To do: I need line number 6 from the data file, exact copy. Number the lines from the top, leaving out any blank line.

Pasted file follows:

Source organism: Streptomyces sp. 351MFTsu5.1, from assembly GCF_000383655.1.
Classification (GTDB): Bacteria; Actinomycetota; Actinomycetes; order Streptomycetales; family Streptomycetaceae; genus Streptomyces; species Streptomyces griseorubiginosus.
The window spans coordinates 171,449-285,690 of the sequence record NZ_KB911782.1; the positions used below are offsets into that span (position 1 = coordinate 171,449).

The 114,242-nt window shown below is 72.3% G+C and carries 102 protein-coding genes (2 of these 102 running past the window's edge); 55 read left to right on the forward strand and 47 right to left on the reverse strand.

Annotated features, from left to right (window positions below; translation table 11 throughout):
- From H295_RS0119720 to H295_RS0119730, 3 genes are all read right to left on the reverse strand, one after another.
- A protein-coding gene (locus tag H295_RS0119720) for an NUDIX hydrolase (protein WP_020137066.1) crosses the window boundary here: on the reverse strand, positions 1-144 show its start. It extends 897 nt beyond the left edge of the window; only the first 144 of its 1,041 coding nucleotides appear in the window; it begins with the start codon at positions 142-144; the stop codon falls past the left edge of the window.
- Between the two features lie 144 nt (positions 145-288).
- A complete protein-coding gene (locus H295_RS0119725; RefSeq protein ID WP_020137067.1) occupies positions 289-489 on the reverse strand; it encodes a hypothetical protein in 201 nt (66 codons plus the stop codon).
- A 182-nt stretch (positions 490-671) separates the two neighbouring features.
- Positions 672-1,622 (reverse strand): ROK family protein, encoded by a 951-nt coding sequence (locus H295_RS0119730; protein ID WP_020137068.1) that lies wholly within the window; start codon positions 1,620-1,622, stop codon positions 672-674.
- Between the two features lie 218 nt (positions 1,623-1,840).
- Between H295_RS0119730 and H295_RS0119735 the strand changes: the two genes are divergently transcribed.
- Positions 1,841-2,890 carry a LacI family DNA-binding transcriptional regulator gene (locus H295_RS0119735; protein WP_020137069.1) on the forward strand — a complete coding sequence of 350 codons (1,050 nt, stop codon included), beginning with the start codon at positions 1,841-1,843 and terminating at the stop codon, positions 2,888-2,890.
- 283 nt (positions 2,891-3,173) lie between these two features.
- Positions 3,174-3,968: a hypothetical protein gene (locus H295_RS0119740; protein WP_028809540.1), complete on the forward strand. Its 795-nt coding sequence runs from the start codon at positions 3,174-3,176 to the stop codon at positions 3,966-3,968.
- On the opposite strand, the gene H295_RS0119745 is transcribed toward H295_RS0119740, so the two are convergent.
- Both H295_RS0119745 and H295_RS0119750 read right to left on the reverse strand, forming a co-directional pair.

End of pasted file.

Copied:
- From H295_RS0119720 to H295_RS0119730, 3 genes are all read right to left on the reverse strand, one after another.